Italian naval and coastguard vessels rescued more than 2,000 migrants travelling in boats from North Africa over the past 48 hours, authorities said on Wednesday, underlining the scale of illegal migration into southern Europe.
The announcement came a day after some 500 people forced their way into Spain’s North African enclave of Melilla, the largest number to storm the border in almost a decade.
The Italian navy said 2,128 migrants had been rescued by ships operating in the Mare Nostrum taskforce off the southern coast of Sicily, including 596 picked up at sea on March 17 who were expected to arrive in the port of Augusta on Wednesday.
Three merchant ships also took part in the rescue operation, the navy statement said.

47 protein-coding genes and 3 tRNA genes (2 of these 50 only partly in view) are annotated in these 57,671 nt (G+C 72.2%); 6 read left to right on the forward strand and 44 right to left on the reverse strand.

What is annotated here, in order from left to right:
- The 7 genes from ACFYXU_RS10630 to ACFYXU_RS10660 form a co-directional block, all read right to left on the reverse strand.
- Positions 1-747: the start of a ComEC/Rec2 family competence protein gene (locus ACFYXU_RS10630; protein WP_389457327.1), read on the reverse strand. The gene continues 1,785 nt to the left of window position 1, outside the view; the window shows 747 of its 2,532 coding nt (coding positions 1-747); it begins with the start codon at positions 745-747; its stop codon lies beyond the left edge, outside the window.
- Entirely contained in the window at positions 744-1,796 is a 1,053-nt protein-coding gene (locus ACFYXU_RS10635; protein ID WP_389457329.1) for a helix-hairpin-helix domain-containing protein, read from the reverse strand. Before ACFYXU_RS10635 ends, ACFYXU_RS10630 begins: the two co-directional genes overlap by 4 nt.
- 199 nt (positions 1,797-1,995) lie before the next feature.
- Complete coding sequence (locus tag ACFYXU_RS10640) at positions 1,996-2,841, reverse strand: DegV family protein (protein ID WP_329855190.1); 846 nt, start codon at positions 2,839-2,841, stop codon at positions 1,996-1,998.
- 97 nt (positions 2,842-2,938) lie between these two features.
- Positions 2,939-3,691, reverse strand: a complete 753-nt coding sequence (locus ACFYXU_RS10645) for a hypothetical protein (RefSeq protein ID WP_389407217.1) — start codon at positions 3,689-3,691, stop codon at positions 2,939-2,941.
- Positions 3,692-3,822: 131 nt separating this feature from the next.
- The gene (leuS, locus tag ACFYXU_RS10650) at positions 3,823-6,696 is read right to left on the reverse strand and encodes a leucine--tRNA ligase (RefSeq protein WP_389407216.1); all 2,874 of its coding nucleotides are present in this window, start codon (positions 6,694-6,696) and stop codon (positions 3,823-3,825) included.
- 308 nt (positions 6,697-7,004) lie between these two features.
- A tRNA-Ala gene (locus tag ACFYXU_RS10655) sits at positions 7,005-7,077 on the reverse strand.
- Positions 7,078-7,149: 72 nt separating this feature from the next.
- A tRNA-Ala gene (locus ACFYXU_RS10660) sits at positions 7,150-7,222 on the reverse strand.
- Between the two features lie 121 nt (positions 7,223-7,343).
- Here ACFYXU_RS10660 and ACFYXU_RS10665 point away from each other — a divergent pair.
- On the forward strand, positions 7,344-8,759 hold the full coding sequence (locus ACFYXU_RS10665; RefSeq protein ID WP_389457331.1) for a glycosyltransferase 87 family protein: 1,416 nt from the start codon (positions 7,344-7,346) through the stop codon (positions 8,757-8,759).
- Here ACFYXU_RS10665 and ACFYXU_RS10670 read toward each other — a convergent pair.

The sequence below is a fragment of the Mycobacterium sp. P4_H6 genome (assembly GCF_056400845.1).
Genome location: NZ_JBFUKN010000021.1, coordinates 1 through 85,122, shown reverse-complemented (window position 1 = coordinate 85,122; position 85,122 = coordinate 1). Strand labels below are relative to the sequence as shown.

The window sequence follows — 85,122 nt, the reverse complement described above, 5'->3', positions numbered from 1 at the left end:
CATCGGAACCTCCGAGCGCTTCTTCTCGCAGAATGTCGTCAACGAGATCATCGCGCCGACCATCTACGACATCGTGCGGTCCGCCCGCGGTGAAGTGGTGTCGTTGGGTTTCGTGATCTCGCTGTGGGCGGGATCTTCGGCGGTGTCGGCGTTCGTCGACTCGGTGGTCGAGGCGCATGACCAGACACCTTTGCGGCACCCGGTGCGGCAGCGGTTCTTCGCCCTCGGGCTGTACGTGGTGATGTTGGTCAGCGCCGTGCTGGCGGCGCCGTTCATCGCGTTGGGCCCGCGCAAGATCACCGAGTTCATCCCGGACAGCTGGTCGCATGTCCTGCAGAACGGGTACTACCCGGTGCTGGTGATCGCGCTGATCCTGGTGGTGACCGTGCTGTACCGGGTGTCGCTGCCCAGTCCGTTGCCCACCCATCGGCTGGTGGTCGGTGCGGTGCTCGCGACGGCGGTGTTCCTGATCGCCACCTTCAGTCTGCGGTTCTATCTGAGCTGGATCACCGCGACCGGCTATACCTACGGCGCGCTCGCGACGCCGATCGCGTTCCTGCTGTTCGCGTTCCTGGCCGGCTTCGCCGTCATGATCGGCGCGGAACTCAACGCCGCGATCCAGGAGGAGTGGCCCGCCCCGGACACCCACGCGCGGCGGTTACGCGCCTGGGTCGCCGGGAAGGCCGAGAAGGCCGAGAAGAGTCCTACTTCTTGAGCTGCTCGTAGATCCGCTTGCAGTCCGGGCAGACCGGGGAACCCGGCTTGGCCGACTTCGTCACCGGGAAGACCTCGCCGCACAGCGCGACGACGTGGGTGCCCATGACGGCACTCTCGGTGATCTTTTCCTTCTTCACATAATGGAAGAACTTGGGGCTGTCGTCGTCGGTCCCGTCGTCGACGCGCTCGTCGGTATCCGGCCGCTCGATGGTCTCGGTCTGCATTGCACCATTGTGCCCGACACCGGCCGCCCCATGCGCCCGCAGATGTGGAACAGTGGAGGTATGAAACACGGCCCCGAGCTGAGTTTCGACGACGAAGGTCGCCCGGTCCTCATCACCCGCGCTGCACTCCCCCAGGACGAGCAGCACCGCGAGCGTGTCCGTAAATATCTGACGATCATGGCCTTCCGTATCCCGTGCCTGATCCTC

Italy has struggled for decades with a steady stream of migrants travelling in small, unsafe boats from North Africa to the tiny island of Lampedusa, midway between Tunisia and Sicily. But the problem has ballooned since the “Arab Spring” turmoil of 2011, the breakdown of order in Libya and civil war in Syria.
According to latest data from Frontex, the European Union’s border agency, more than 20,000 people entered Europe illegally through Lampedusa and other parts of Sicily in the third quarter of 2013 alone. They accounted for almost half of all illegal border crossings into the 28-nation EU.
Italy has stepped up naval and air patrols off the coast of Sicily since hundreds of migrants drowned last year in two separate disasters near Lampedusa.
But the number of arrivals is expected to rise as sailing conditions improve with the onset of spring.